Postmenopausal cancer risk after self-reported endometriosis diagnosis in the Iowa Women's Health Study




Endometriosis, the presence of endometrial tissue outside the uterus, has an estimated prevalence between 4% and 10%. A recent study reported that women with a hospital discharge diagnosis of endometriosis were at increased risk of cancer at any site, breast cancer, ovarian cancer, and hematopoietic malignancies, especially non-Hodgkin lymphoma (NHL).


The authors examined whether self-reported diagnosis of endometriosis was associated with increased risk of various cancers in the Iowa Women's Health Study. Incident cancer cases were identified from 1986 through 1998. Cox proportional hazards regression models were used to calculate relative risks and 95% confidence intervals for the particular cancers of interest.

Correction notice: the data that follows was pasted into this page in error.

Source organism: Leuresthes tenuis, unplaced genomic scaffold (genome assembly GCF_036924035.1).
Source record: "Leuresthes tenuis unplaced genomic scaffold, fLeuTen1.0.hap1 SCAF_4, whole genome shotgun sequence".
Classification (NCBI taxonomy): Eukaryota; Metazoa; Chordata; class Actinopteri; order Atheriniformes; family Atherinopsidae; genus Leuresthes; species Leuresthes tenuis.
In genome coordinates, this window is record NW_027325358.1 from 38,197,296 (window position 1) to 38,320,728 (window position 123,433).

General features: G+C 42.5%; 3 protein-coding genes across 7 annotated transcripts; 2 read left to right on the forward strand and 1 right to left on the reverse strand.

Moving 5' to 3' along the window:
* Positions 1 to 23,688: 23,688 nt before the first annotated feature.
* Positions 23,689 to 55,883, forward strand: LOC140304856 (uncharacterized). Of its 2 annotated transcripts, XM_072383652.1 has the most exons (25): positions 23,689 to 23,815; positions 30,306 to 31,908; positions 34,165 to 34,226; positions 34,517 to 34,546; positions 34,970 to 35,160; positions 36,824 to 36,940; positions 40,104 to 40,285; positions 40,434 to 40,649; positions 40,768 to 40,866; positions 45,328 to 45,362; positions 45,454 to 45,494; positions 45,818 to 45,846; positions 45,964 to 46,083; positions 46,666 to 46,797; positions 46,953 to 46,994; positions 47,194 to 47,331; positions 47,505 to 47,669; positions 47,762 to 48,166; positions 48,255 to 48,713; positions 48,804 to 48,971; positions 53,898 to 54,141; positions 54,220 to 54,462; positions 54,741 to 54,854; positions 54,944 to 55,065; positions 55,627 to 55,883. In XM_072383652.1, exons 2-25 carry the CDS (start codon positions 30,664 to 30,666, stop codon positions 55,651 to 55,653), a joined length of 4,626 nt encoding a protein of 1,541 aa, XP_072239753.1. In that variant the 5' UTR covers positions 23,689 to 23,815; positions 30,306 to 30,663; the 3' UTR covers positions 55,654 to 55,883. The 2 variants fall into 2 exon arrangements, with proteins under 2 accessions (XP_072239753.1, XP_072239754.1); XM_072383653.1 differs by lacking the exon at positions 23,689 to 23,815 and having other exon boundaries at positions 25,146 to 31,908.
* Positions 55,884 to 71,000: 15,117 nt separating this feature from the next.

Of 37,434 participants in this analysis, 3.8% reported a history of endometriosis at baseline in 1986. After 13 years of follow-up, 1795 breast, 188 ovarian, and 243 NHL cases were detected in the cohort. Endometriosis was not associated with risk of all cancers combined (age-adjusted relative risk [RR], 0.9; 95% confidence interval [CI], 0.7–1.2), breast carcinoma (RR, 1.0; 95% CI, 0.8–1.3), or ovarian carcinoma (RR, 0.8; 95% CI, 0.2–2.4). However, endometriosis was significantly associated with risk of NHL (age-adjusted RR, 1.8; 95% CI, 1.0–3.0), especially diffuse NHL (RR, 3.2; 95% CI, 1.8–5.6). Multivariate adjustment had minimal effect on the point estimates of risk (NHL RR, 1.7; 95% CI, 0.97–2.7; diffuse NHL RR, 3.3; 95% CI, 1.9–5.9). Endometriosis was not associated with elevated risk of lung, urinary tract, endometrial, melanoma, or colorectal carcinomas (RRs, 1.2, 0.8, 1.2, 0.7, and 0.7, respectively).


These results corroborate a previously reported association between endometriosis and increased risk of NHL but not cancer at other sites. Cancer 2002;94:1612–18. © 2002 American Cancer Society.

DOI 10.1002/cncr.10370